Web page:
In addition to the VCF management stack, the first rack of VCF hardware will also include vCenter Server, a Platform Services Controller, NSX Manager, a set of NSX Controllers, vRealize Operations virtual appliance and a vRealize Log Insight virtual appliance. It is important to take these virtual appliances into consideration when performing sizing calculations for the environment.

This management stack only exists on the first management cluster created on the first physical rack of VCF. The additional management stacks created in subsequent physical racks will leverage these same virtual appliances for their operations. The additional management clusters will only include a VRM, vCenter Server, NSX Manager and NSA controllers.

Update: VMware released a VMware Cloud Foundation Architecture Poster, which can be downloaded here in PDF form.

Note – this information is accurate as of November 2016 and may be subject to change based on future VMware Cloud Foundation platform changes.

NSX DLR Designated Instance

nsx designated instance

While a great show, we are going to talk about something slightly different — the NSX Distributed Logical Router (DLR) Designated Instance. NSX has many great features and also many caveats when implementing some of those great features — like having a Designated Instance when using a DLR.

So what is a Designated Instance? Honestly, I did not know what it was until a conversation earlier today with a few co-workers who are a bit more knowledgable with NSX than me. Essentially a Designated Instance is an elected ESXi host that will answer all new requests initially — also known as a single-point of failure.

Let’s look at the logical network diagram I posted yesterday.

nsx-dlr-openstack

Pretty sweet right?

The issue is when the DLR is connected directly to a VLAN. While technically not a problem — it does exactly what you’d expect it does — it results in having to have one of the ESXi hosts in the transport zone act as the Designated Instance. The result is that if the Designated Instance ESXi host encounters a failure, any new traffic will fail until the election process is complete and a new Designated Instance is chosen.

So is it possible to not need a Designated Instance when using a DLR? Yes.

It involves introducing another logical NSX layer into the virtual network design. If you saw my tweet earlier, this is what I meant.

I like , but sometimes I think it adds a little too much complexity for operational simplicity.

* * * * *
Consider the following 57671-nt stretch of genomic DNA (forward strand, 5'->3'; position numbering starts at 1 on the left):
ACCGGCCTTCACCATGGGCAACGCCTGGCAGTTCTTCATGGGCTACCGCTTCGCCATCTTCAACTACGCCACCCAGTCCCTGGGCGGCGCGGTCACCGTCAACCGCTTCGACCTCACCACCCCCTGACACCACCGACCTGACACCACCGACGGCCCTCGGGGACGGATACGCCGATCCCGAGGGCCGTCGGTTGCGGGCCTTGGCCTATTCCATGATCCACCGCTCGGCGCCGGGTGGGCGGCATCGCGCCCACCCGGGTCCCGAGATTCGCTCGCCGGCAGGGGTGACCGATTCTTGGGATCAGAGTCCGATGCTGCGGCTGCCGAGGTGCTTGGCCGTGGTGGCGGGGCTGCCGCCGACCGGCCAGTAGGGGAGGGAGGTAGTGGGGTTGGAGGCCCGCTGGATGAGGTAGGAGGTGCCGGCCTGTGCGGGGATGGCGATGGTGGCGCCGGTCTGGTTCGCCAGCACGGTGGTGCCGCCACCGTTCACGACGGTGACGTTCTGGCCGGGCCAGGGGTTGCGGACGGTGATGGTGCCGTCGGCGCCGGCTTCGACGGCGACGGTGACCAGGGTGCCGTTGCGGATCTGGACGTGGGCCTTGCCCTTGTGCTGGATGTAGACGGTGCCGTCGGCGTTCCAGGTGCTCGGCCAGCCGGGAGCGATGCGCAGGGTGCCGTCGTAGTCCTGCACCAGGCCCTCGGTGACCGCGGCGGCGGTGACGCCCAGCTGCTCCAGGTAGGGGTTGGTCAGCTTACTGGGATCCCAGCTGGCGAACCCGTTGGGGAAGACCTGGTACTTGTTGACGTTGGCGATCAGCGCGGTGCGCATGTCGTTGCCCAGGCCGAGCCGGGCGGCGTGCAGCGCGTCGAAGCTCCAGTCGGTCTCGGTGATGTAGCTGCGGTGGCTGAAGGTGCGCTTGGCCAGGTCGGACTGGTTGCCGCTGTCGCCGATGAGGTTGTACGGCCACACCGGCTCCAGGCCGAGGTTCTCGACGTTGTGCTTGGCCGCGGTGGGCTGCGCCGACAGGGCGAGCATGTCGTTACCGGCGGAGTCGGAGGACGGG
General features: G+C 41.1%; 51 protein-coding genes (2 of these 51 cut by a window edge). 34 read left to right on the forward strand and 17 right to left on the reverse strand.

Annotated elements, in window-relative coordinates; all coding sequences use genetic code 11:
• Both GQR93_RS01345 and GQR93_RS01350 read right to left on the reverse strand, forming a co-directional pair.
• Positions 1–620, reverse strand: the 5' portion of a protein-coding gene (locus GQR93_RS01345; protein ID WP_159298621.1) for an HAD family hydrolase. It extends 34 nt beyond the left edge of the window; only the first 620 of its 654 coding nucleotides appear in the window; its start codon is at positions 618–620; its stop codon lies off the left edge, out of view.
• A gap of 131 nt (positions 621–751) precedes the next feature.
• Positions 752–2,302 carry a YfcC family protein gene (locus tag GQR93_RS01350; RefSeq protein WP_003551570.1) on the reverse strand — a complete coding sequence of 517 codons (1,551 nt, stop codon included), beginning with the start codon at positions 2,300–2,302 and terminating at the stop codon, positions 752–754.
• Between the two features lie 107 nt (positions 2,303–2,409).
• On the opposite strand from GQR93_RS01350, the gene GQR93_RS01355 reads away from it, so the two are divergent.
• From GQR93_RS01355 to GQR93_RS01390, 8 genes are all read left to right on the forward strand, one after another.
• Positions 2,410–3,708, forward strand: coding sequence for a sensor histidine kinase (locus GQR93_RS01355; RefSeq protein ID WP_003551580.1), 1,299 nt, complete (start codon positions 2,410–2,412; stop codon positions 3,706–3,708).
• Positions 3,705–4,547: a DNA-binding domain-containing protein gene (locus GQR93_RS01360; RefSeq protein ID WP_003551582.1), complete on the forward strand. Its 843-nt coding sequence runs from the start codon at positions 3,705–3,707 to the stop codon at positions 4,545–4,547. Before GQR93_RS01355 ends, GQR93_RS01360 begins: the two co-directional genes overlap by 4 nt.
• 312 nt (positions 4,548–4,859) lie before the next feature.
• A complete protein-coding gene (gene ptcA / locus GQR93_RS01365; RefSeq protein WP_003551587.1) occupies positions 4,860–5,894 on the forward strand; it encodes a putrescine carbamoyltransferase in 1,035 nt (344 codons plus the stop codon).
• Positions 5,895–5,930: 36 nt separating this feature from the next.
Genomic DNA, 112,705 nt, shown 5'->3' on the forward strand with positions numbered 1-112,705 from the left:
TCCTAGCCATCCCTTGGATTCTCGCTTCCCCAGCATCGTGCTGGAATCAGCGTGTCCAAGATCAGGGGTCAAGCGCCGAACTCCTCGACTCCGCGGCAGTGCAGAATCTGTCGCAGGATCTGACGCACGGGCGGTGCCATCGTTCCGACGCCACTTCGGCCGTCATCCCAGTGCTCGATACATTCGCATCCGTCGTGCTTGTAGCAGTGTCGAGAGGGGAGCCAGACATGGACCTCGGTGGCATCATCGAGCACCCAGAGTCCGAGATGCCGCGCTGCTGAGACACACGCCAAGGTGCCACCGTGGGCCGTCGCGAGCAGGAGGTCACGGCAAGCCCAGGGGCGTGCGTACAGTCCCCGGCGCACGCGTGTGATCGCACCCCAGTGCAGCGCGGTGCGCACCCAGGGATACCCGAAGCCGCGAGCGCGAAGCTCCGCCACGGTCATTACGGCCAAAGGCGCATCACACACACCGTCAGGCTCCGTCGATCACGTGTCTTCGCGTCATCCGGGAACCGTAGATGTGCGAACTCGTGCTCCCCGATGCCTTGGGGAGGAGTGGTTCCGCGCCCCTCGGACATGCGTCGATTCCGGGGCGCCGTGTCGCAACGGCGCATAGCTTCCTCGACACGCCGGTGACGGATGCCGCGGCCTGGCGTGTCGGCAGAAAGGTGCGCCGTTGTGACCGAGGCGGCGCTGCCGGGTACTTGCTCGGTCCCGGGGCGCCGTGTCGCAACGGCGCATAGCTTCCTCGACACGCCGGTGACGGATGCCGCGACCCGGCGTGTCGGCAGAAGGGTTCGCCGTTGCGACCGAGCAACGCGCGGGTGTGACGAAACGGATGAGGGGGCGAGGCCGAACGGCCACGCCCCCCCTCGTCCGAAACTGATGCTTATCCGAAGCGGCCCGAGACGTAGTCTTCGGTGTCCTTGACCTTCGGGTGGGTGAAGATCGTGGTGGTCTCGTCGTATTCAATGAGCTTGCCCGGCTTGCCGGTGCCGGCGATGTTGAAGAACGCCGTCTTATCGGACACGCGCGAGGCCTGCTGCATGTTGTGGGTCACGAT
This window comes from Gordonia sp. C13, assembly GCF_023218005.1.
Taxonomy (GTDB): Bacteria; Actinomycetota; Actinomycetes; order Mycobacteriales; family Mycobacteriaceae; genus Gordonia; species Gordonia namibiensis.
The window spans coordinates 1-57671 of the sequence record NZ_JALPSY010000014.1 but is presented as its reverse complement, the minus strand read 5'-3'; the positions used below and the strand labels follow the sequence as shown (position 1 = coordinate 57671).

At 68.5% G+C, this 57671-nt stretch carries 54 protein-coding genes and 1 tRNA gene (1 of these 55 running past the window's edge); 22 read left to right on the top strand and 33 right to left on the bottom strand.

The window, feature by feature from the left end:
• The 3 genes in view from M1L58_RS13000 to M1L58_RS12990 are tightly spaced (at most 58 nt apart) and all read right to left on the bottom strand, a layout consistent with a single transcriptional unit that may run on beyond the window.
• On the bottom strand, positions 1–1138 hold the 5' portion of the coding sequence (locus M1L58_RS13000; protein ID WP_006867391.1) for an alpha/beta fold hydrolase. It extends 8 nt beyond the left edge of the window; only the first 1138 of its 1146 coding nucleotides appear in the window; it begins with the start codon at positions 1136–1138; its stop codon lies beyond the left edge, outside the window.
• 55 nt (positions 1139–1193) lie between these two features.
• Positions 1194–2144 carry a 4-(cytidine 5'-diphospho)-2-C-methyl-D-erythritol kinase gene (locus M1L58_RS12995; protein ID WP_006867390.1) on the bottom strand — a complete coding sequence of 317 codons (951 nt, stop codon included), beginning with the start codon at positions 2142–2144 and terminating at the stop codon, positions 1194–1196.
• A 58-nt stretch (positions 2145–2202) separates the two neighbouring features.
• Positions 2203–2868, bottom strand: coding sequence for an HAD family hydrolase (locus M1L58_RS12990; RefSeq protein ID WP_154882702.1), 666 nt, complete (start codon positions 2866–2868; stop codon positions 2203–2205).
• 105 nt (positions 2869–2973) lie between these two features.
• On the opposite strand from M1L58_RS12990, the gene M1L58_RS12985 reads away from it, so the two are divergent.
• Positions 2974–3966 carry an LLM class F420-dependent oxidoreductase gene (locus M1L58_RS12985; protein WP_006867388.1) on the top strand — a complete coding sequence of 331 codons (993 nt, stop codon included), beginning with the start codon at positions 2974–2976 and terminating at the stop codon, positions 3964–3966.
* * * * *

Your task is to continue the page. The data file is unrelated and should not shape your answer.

Adding a set of ECMP edges above the DLR and connecting the two together will eliminate the requirement for NSX to use a the Designated Instance. Here is what an alternative to the previous design would look like.

external openstack

Essentially what I’ve done is create another VXLAN, with a corresponding NSX Logical Switch and connect the uplink from the DLR to it. Then the ECMP Edges use the same Logical Switch as their internal interface. It is on the uplink side of the ECMP Edge where the P2V layer takes place and the VLAN is connected.

Using this design allows the environment to use a dynamic routing protocol between both the DLR and ECMP Edges and ECMP Edges and the upstream physical network — although mileage may vary depending on your physical network. The ECMP Edges introduce additional scalability — although limited to 8 — based on the amount of North-South network traffic and the bandwidth required to meet the tenant needs. Features like vSphere Anti-Affinity rules can mitigate a failure of a single ESXi host, which you cannot do when there is a Designated Instance. The design can also take into consideration a N+x scenario for when to scale the ECMP Edges.

So many options open up when NSX is introduced into an architecture, along with a lot of extra complexity. Ultimately the decision should be based on the requirements and the stakeholders risk acceptance. Relying on a Designated Instance may be acceptable to a stakeholder, while adding more complexity to the design may not be.

Until next time, enjoy!

Multi-tenant OpenStack with NSX – Part 3

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This next post in the series about multi-tenant OpenStack with NSX will discuss the use of a Distributed Logical Router as the bridge between OpenStack and the physical network. If you have not read the previous posts in the series, you can catch up by reading this one.

Originally the plan had been to segment each OpenStack tenant off with their own HA-pair of NSX Edges. However, after discovering that OpenStack does not honor the tenant-id parameter, nor the disabling the Shared parameter within the external network object and adjustment had to be made. Working through the problem it became clear that a NSX Distributed Logical Router (DLR) could be leveraged and would also scale as the environment grows beyond a few dozen tenants. The new multi-tenant network design for OpenStack now looks like this: